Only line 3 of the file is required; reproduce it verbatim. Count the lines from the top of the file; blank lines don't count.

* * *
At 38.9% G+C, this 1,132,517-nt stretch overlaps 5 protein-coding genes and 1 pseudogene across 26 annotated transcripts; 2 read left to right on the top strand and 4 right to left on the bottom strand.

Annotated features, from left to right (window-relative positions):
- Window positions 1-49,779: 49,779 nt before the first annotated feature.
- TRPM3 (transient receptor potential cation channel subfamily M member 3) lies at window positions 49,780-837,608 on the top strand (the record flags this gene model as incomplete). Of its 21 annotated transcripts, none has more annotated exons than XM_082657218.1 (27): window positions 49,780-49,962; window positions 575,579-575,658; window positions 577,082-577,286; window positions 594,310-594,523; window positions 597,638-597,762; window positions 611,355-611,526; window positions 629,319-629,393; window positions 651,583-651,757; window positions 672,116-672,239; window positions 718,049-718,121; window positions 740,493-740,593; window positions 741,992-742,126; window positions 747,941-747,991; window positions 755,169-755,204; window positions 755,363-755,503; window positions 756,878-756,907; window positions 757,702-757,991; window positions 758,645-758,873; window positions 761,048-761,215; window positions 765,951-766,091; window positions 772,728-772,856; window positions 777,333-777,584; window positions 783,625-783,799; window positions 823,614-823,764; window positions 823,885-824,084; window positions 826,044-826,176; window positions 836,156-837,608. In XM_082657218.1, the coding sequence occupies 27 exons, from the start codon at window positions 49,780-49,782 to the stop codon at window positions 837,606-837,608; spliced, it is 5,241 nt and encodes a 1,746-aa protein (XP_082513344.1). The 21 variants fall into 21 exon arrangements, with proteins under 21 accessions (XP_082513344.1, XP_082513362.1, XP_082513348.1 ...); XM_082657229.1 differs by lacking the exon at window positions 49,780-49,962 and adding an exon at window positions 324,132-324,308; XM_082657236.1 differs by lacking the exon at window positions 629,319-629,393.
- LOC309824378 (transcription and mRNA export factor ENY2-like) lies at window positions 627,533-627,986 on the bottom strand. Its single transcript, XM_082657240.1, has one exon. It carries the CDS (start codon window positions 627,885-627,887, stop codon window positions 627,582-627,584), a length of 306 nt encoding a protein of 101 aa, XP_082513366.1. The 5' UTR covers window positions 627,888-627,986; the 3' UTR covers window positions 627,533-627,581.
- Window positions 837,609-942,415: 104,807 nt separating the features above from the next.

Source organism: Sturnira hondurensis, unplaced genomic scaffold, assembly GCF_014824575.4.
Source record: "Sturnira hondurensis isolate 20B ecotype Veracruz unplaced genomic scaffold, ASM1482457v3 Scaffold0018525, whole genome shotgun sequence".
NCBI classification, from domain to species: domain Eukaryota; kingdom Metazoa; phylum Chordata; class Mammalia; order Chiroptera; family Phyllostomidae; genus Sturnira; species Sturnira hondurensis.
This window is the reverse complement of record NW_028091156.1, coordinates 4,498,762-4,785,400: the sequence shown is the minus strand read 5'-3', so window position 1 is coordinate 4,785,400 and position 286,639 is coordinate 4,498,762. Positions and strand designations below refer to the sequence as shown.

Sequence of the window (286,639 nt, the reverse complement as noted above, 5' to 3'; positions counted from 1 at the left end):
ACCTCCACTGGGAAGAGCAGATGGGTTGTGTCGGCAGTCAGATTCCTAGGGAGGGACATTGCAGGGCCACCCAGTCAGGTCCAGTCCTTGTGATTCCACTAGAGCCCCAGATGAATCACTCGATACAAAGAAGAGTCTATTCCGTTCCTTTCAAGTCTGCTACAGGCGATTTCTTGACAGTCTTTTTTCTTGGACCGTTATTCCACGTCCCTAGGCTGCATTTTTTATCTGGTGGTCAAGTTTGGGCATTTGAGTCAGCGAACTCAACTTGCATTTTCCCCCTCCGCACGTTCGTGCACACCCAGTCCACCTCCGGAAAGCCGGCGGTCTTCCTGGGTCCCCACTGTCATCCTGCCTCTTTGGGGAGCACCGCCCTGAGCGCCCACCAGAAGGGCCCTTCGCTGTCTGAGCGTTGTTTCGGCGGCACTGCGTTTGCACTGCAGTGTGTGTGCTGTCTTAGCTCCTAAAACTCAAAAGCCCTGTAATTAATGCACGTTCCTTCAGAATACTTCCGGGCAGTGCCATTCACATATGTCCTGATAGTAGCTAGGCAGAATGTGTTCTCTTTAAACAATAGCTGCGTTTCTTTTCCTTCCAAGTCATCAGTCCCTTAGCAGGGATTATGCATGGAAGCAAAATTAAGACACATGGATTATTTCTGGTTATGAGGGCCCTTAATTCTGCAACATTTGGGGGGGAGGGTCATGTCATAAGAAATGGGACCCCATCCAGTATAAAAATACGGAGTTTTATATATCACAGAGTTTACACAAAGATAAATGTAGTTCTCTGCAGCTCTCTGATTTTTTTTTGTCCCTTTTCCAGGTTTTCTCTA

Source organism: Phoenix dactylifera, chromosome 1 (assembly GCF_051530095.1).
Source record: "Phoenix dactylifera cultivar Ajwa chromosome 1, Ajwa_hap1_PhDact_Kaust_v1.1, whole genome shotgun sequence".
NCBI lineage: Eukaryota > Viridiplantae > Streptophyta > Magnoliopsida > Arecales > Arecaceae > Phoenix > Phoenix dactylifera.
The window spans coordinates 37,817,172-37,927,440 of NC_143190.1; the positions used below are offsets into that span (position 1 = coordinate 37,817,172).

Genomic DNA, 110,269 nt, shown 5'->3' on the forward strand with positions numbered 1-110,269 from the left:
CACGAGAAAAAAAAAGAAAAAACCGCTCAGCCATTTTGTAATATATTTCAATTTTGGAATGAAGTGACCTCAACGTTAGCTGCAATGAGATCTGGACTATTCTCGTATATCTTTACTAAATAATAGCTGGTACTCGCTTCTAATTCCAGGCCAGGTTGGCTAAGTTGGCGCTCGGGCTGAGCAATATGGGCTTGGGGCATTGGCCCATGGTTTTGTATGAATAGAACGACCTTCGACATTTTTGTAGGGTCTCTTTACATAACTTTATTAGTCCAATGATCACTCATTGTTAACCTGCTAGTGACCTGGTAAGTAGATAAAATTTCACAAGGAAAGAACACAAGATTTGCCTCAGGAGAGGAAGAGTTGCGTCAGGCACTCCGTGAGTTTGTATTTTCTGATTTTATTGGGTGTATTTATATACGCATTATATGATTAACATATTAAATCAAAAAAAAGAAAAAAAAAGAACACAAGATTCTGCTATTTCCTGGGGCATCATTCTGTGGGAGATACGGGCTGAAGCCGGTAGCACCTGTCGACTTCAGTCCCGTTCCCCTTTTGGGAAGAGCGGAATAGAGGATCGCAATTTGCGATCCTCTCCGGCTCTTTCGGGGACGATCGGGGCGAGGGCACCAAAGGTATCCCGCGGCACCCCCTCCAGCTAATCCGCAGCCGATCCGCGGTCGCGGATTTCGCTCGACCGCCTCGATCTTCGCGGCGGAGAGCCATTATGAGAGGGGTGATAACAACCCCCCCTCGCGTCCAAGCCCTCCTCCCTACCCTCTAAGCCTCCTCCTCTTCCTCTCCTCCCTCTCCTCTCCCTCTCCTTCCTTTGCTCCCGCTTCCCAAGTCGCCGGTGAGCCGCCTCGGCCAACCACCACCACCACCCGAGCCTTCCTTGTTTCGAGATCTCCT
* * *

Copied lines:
- Window positions 1-49,779: 49,779 nt before the first annotated feature.